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Public participation in the police vetting process

Police reforms! Police reforms! Police reforms!

  • 15 May 2015
  • Author: Beryl Orao
  • Number of views: 3120
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Public participation in the police vetting process

Police reforms! Police reforms! Police reforms! The much sang and much awaited changes in the service, formerly a force which Kenyans have been looking forward to as they quest for better security and policing services. Some will say the force can never change, some will say there are afew good apples in the basket, others will say it’s a politicians presidential’ s candidate election promise that never becomes, but as a human right institution, Kenya National Commission on Human Rights believes that what is documented in law is secured and therefore must be adhered to.

One of the documented journeys of the police reforms process is the vetting of all officers, top bottom, in a bid to sift the wheat from the chaff and also use the process to firm up strategies for professional service delivery. The outlined exercise is guided by standards set in varied laws such as the Constitution, the National Police Service Act and the National Police Service Commission Act. 

Apart from professionalism, the vetting also aims at building public confidence in the citizenry on their security where officers are able to adhere to human rights standards in their daily work. For these to be achieved, a provision was allowed for citizens to be involved by sharing feedback on officers being vetted during a certain period. 
As part of the key players in the police reforms process, KNCHR organized a public forum held on 24th April, 2015 in Funyula sub-county to gauge public perception on the police recruitment process.

KNCHR officer takes the public through the discussions

Majority of the participants, who included human rights defenders from Funyula and Budalangi sub-counties, indicated that they were unaware of how to participate in the vetting process or how it works. The participants also stated that information on the vetting process is hard to come by and many times they only hear about the process after the vetting has been done.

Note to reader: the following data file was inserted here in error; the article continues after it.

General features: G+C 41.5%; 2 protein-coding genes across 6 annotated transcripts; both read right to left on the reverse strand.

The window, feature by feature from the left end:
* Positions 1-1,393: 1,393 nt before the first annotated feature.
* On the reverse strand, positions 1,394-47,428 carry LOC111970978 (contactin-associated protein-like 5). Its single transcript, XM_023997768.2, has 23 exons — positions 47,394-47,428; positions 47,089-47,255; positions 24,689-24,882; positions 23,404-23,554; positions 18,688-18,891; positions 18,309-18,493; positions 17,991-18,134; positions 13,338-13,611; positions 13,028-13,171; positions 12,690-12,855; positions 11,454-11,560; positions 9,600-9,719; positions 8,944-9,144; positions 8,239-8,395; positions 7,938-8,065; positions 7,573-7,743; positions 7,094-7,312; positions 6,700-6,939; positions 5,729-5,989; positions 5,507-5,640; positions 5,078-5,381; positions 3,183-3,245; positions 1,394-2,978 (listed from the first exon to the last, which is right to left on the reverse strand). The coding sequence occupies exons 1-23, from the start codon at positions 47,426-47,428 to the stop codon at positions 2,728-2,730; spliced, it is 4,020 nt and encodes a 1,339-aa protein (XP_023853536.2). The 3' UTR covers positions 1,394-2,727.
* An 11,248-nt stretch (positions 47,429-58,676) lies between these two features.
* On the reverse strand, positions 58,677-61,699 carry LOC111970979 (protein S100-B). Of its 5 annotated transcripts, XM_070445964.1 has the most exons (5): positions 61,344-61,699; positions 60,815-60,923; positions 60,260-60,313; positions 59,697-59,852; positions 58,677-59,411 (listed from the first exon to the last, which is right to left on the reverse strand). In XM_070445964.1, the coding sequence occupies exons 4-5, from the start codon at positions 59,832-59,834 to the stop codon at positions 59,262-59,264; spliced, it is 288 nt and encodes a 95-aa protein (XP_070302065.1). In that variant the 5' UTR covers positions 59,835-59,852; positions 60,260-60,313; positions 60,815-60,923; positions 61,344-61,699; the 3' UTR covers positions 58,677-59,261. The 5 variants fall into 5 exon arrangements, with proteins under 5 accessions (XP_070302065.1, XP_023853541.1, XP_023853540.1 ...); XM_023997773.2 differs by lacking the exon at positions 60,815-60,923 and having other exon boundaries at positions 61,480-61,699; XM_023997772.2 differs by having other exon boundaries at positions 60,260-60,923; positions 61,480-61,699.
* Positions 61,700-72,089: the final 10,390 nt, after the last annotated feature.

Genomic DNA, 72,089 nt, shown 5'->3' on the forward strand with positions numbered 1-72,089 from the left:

One participant noted that, even where some members of the public take part in the vetting process, their participation is not usually meaningful since they are not armed with information on how they can constructively engage with the process. The participants and staff from the KNCHR had discussions on various issues including the importance of police vetting, principles guiding the vetting process, importance of public participation and the kind of information the National Police Service Commission would expect to receive from the public.  

While the participants appreciated the new knowledge they had gained, they also expressed fears that reporting certain police officers to the National Police Service Commission may put their lives at risk should their identities be known. The participants were assured that submissions to the NPSC do not necessarily have to come from individuals and that information can be submitted through organizations such as the KNCHR.

They were further encouraged to submit any information about any police officer, whether senior or junior, directly to the NPSC or to institutions such as the KNCHR.It is expected that similar conversations about the police vetting process will be held in the remaining six sub-counties of Busia County in order to empower more members of the public to participate meaningfully in the process.

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